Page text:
The Iron Maiden – Vitamin B12

Vitamin B12 is another important element in the production of a healthy blood supply. When discussing the components of hemoglobin production I often use the analogy of a brick wall.

Vitamin B12 (stone mason) converts iron (bricks) into hemoglobin (brick wall) 

Vitamin B12 is a water soluble vitamin, and as such it is believed to be safe to have elevated levels, however recent literature suggests that this is not true. Elevated B12 levels can lead to a phenomena referred to as “Vitamin B12 Syndrome”. In Vitamin B12 Syndrome, elevated Vitamin B12 levels convert all available iron into hemoglobin. Extremely high Vitamin B12 levels may actually deplete iron stores resulting in the development of the early stages of iron deficiency and an abnormally high hemoglobin. In an atmosphere where many health care professionals will not consider iron deficiency until there is a significant drop in hemoglobin, it is possible to have debilitating symptoms of iron deficiency go undiagnosed because the hemoglobin is normal range or high. A normal Vitamin B12 level is _______, however patients with malabsorption issues (post bariatric, intestinal resections etc.) should maintain a Vitamin B12 range between 300 and 400 because this population is more prone to Vitamin B12 syndrome .

Absorption of Vitamin B12 requires Intrinsic Factor. Intrinsic factor is secreted from the greater curvature of the stomach. Members of our community who have had a sleeve or duodenal switch no longer have the greater curvature of their stomachs, therefore they have no secretion surface for intrinsic factor. It is difficult to know how much of the greater curvature of the stomach has been utilized in the creation of the gastric pouch in the bypass patient, therefore it is difficult to know how much if any of the intrinsic factor secretory surface remains. It is recommended that bariatric patients use injectable or sublingual Vitamin B12 supplementation.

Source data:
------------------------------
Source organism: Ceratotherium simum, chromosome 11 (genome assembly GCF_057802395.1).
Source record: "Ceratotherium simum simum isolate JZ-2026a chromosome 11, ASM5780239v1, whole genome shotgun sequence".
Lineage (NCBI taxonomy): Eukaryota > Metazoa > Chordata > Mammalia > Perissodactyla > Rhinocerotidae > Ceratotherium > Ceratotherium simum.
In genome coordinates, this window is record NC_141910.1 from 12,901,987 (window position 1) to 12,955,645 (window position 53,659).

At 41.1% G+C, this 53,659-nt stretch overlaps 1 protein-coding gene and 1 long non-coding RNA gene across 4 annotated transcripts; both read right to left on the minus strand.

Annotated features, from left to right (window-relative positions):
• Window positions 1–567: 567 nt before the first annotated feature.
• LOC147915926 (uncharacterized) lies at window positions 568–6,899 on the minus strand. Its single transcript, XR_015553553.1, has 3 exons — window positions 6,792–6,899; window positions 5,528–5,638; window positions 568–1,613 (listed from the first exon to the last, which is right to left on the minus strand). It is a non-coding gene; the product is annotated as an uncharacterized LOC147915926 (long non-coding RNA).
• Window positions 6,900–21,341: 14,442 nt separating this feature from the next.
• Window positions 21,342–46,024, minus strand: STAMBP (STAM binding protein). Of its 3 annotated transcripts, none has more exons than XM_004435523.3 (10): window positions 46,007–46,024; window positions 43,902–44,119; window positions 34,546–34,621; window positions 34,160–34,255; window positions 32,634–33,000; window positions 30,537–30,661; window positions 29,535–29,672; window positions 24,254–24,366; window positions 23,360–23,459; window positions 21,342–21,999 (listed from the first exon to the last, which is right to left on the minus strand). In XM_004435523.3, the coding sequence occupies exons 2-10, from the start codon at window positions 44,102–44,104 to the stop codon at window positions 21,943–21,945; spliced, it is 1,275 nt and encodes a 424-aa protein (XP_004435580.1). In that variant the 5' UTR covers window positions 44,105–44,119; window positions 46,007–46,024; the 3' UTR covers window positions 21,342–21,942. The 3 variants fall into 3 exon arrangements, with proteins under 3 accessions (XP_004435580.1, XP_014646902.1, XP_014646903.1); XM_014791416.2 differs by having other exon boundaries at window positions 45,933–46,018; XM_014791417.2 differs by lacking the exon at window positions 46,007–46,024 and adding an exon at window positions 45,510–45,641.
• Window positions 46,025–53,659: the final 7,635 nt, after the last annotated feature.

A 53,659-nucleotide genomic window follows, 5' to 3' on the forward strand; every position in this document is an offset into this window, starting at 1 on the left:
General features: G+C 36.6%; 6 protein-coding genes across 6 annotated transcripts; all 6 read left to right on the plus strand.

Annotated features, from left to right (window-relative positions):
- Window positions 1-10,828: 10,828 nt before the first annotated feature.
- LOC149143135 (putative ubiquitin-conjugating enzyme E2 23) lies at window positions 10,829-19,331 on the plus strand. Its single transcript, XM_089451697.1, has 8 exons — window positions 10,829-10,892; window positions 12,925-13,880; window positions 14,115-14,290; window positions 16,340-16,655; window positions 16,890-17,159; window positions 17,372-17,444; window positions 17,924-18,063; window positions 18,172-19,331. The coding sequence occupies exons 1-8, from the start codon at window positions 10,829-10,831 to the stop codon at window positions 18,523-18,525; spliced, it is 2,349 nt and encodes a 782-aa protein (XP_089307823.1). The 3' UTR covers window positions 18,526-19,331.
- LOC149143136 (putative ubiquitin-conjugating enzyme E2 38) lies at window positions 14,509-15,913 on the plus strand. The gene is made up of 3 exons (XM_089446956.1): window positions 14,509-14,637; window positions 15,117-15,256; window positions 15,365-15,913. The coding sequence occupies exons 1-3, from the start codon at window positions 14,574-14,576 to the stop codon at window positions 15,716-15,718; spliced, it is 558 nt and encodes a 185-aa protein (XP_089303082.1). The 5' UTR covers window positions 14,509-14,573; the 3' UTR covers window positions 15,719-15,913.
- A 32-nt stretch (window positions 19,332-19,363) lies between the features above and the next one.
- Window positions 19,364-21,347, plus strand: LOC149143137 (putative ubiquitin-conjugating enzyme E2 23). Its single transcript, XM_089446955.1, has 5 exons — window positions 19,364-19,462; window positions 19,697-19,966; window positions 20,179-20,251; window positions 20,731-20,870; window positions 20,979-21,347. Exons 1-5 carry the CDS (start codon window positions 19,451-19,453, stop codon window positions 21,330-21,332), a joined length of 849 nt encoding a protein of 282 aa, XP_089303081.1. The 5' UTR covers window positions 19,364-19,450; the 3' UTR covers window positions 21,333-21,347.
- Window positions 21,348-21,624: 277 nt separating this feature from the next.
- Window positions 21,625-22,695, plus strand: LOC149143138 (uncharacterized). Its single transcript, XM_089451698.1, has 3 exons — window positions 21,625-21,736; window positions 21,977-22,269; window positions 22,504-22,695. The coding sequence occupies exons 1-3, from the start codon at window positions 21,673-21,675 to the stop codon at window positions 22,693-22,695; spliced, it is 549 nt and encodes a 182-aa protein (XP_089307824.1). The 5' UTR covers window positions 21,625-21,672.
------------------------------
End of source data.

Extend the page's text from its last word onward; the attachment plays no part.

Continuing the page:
Recent literature suggests that in the absence of significant gastric esophageal reflux disease (GERD), sublingual Vitamin B12 is as effective as injectable Vitamin B12. Significant GERD is defined as taking the maximum dosage of stomach acid reducing medications and still requiring “Over the Counter” (OTC) antacids (aka Tums). It is my opinion that sublingual Vitamin B12 is better than injectable Vitamin B12 because: there are no significant peaks and valleys in serum B12 levels; you are not risking a portal of infection by puncturing your skin; you are not risking the development of scar tissue from repeated injections and you do not have to fit in a monthly appointment to get your vitamin B12 injection. 

If you are one of the few that must have injectable Vitamin B12, you should monitor you Vitamin B12 on a regular basis, to avoid the development of Vitamin B12 syndrome; and consider increasing your oral iron by 1 dose for 7-10 after your injection, so that elevated vitamin B12 levels do not deplete your iron stores. 

Recommended Vitamin B12 Supplementation is 1000 MUG sublingual every second day or 500 every day. 

**Jamison Vitamin B12 strips are not sublingual Vitamin B12. It says right on the box that it is oral Vitamin B12. 

Leona "Oknee" Dove

Leona "Oknee" Dove

With my background as a registered nurse consultant in patient blood management at a Toronto community hospital, in combination with my own personal health struggles, I am an advocate for the early diagnosis and treatment for iron deficiency.